1. Identify Your Fear’s Origin and Validity – Identify one of your fears that is stopping you from doing something you’ve always wanted to do. Evaluate that fear and question whether or not it stems from your past and if it’s even a valid fear in your present. Your fear may be outdated and no longer serving its purpose, in which case you need to eliminate it and move on to reach that goal that you are destined to accomplish.
  2. Change Your Perception – Fear is a matter of perception. By changing your perception, the way you look at the situation, you may find that fear is not necessary, in fact, you may see how it is holding you back.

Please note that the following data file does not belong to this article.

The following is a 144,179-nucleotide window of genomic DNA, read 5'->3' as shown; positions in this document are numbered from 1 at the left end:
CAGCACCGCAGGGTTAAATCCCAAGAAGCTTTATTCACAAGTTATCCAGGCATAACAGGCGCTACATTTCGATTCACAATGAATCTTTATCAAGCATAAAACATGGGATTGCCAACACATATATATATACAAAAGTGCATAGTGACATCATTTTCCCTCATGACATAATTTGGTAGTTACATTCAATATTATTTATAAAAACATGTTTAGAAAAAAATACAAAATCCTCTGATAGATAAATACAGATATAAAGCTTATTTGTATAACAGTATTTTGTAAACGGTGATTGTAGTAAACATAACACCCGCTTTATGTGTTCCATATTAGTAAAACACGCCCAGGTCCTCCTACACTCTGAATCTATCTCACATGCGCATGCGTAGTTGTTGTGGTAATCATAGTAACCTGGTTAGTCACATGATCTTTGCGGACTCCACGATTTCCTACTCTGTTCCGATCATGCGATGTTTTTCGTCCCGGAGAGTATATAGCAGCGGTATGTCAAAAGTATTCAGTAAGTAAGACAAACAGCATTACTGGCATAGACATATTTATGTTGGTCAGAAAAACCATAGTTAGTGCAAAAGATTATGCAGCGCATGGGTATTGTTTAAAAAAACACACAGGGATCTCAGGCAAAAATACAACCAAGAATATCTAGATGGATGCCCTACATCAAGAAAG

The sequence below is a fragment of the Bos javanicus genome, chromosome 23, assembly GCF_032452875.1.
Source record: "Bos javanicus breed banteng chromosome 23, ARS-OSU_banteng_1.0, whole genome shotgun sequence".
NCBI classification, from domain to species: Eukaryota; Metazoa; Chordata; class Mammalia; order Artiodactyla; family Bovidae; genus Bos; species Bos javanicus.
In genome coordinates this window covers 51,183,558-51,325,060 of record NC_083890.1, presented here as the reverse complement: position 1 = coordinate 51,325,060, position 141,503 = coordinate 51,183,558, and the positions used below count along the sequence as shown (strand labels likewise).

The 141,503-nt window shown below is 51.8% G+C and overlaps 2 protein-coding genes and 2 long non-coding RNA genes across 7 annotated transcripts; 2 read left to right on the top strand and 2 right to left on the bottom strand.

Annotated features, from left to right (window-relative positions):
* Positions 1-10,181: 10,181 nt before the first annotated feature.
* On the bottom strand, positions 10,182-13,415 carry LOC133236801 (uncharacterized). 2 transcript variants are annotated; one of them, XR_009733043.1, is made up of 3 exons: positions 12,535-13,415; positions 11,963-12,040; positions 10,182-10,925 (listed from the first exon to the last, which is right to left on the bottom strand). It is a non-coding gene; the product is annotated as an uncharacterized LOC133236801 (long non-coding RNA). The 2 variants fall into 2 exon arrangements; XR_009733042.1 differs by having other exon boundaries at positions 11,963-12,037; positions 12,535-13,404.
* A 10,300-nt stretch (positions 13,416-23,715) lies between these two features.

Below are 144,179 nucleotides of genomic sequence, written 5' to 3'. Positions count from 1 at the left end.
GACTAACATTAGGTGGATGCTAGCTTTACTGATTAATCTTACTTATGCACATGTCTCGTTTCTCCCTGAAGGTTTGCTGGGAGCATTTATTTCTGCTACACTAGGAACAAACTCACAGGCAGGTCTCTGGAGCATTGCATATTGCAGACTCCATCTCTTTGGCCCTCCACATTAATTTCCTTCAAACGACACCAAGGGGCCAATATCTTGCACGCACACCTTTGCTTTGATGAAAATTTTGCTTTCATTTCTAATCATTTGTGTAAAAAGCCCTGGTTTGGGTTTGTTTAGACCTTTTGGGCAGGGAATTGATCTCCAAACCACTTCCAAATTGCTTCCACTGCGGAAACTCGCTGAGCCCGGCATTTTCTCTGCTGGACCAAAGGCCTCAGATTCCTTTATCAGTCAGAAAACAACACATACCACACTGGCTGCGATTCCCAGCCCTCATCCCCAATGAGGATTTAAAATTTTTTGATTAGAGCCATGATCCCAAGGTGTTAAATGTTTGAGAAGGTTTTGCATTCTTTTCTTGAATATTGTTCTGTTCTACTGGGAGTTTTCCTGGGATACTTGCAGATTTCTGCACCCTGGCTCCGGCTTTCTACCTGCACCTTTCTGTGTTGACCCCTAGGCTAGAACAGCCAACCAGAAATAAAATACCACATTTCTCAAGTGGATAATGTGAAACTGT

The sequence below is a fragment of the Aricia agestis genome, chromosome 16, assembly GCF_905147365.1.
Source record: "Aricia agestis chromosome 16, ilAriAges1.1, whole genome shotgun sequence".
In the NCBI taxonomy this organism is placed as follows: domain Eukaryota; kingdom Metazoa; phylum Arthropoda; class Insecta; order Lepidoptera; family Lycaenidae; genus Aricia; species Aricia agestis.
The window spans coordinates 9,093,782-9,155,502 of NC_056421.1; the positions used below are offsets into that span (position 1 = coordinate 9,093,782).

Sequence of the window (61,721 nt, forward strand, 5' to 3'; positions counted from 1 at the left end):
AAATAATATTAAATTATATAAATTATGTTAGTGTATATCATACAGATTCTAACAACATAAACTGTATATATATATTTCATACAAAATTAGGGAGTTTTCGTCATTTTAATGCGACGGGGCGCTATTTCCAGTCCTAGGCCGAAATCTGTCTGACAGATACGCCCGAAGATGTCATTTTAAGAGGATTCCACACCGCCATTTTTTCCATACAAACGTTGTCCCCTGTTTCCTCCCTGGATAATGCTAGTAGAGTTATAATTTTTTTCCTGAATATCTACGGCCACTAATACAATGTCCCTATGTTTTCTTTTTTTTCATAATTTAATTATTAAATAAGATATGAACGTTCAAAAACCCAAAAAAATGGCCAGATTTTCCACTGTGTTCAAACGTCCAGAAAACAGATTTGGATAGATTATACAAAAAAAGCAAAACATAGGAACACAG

Imagine yourself accomplishing your goal and the triumph you would feel when you succeeded. It would outweigh any feelings of failure and fear of accomplishment and enable you to push yourself farther to let you accomplish more by setting new goals. Knowing you accomplished the first mission, failing along the way, you would realize that your next failure is only a stepping block to feeling that triumph again when you meet or exceed the next objective. This concept can basically be applied to any type of goal; weight loss, exercise, getting a job you desperately desire, starting a new money-making hobby or venture, finishing a marathon, the list goes on.
    If someone else has accomplished it, so can you. It may require more effort than that person but if someone has done it, it can be done again. It just comes down to how badly you want it, whether you are willing to believe in yourself and how much effort you are willing to put into it.